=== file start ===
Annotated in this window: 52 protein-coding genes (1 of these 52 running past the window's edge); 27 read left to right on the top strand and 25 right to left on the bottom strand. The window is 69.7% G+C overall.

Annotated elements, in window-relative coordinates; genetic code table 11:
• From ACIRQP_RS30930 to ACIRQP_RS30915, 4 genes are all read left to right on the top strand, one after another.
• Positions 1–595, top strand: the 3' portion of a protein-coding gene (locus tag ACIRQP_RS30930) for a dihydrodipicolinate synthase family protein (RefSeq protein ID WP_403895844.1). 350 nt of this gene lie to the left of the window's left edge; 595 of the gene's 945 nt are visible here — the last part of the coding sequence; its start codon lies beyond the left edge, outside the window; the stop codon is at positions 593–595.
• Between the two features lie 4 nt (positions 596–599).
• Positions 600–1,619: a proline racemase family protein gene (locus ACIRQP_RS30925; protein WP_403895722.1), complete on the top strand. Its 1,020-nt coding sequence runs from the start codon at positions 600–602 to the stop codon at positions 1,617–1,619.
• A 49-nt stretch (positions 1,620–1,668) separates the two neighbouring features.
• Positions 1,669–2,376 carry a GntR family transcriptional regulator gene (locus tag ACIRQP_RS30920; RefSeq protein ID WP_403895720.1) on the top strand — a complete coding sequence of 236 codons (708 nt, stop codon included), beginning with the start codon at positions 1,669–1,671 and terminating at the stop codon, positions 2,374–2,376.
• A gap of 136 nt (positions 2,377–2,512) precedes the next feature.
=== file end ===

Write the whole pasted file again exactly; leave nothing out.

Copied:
Annotated in this window: 52 protein-coding genes (1 of these 52 running past the window's edge); 27 read left to right on the top strand and 25 right to left on the bottom strand. The window is 69.7% G+C overall.

Annotated elements, in window-relative coordinates; genetic code table 11:
• From ACIRQP_RS30930 to ACIRQP_RS30915, 4 genes are all read left to right on the top strand, one after another.
• Positions 1–595, top strand: the 3' portion of a protein-coding gene (locus tag ACIRQP_RS30930) for a dihydrodipicolinate synthase family protein (RefSeq protein ID WP_403895844.1). 350 nt of this gene lie to the left of the window's left edge; 595 of the gene's 945 nt are visible here — the last part of the coding sequence; its start codon lies beyond the left edge, outside the window; the stop codon is at positions 593–595.
• Between the two features lie 4 nt (positions 596–599).
• Positions 600–1,619: a proline racemase family protein gene (locus ACIRQP_RS30925; protein WP_403895722.1), complete on the top strand. Its 1,020-nt coding sequence runs from the start codon at positions 600–602 to the stop codon at positions 1,617–1,619.
• A 49-nt stretch (positions 1,620–1,668) separates the two neighbouring features.
• Positions 1,669–2,376 carry a GntR family transcriptional regulator gene (locus tag ACIRQP_RS30920; RefSeq protein ID WP_403895720.1) on the top strand — a complete coding sequence of 236 codons (708 nt, stop codon included), beginning with the start codon at positions 1,669–1,671 and terminating at the stop codon, positions 2,374–2,376.
• A gap of 136 nt (positions 2,377–2,512) precedes the next feature.